Did you figure out this week’s “I Spy”? If you didn’t, don’t worry because this one was a tricky one. Hopefully, you haven’t seen this one around the Sea to Sky Corridor, because there’s been only one known sighting in Whistler and three in all of British Columbia.
Flowering Rush is an invasive species thought to have been brought over from Europe as an aquatic ornamental plant. In the wild, it grows aggressively along the shores of ponds and small water bodies, wetlands and previously vegetated areas. Flowering Rush plants can be found in two forms: emerged and fully submerged. If the plant is fully submerged, the leaves of flowering rush are limp and floating. If emerged, the leaves are erect with a single stem. Leaves are thin, sword-shaped (triangular) and can grow up to 3 meters in length. Flowers are generally pink or non-existent, and cluster like an umbrella with 6 petals per flowers in flower clusters of 20-50.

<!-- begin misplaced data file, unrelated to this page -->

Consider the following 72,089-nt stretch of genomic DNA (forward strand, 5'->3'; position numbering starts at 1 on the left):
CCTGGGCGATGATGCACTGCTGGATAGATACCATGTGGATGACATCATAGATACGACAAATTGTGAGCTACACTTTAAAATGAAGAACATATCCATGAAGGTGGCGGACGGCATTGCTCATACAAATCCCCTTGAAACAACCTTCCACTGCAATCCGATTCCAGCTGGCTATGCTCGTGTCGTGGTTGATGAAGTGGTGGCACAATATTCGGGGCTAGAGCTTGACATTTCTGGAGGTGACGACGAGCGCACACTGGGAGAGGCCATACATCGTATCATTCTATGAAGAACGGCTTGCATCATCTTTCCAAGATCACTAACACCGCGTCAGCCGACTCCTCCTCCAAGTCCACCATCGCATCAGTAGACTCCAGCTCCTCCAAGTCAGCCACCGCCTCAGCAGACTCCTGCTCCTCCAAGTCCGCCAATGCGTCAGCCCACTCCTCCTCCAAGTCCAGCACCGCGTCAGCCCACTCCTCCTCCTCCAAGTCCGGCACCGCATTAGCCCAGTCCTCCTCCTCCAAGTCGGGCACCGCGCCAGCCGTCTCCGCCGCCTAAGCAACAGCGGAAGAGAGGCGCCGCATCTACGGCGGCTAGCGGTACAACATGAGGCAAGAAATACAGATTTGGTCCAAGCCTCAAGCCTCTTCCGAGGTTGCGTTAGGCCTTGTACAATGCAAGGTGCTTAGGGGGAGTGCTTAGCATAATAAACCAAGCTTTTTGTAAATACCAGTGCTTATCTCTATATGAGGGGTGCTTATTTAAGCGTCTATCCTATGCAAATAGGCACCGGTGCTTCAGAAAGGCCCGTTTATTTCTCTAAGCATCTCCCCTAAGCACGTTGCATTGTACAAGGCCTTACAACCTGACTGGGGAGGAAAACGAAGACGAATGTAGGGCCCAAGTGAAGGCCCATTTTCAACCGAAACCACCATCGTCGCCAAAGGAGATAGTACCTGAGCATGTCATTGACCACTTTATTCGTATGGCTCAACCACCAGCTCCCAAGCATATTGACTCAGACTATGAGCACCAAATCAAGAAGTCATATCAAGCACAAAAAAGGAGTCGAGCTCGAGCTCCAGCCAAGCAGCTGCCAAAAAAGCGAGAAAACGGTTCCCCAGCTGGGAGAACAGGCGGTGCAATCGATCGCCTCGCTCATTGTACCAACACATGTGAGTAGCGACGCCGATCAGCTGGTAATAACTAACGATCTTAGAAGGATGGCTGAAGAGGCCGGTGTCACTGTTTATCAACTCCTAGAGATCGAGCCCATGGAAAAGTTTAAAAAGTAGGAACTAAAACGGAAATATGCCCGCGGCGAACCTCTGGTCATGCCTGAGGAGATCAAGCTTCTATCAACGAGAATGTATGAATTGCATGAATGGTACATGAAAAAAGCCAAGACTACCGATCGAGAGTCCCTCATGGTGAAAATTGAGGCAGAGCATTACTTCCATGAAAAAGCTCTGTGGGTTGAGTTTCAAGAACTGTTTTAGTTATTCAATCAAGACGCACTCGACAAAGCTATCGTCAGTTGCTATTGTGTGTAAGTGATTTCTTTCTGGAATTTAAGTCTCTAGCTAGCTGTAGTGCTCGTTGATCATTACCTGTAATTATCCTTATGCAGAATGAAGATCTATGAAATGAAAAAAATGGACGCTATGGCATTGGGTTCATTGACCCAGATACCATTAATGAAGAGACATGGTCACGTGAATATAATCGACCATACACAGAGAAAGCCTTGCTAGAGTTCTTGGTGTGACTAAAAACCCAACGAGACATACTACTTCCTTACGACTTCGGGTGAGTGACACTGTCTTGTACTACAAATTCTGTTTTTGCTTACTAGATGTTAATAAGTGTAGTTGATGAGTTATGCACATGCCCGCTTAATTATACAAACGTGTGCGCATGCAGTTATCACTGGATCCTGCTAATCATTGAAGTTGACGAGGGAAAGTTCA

Flowering Rush is an eradicating priority in BC and is being managed under the Province’s Early Detection Rapid Response (EDRR) program. If you see it anywhere else in Whistler or the Sea to Sky corridor, please call 1-888-WEEDSBC or go to www.reportaweedbc.ca. You can also give us a call at (604) 698-8334 or visit ssisc.ca/report.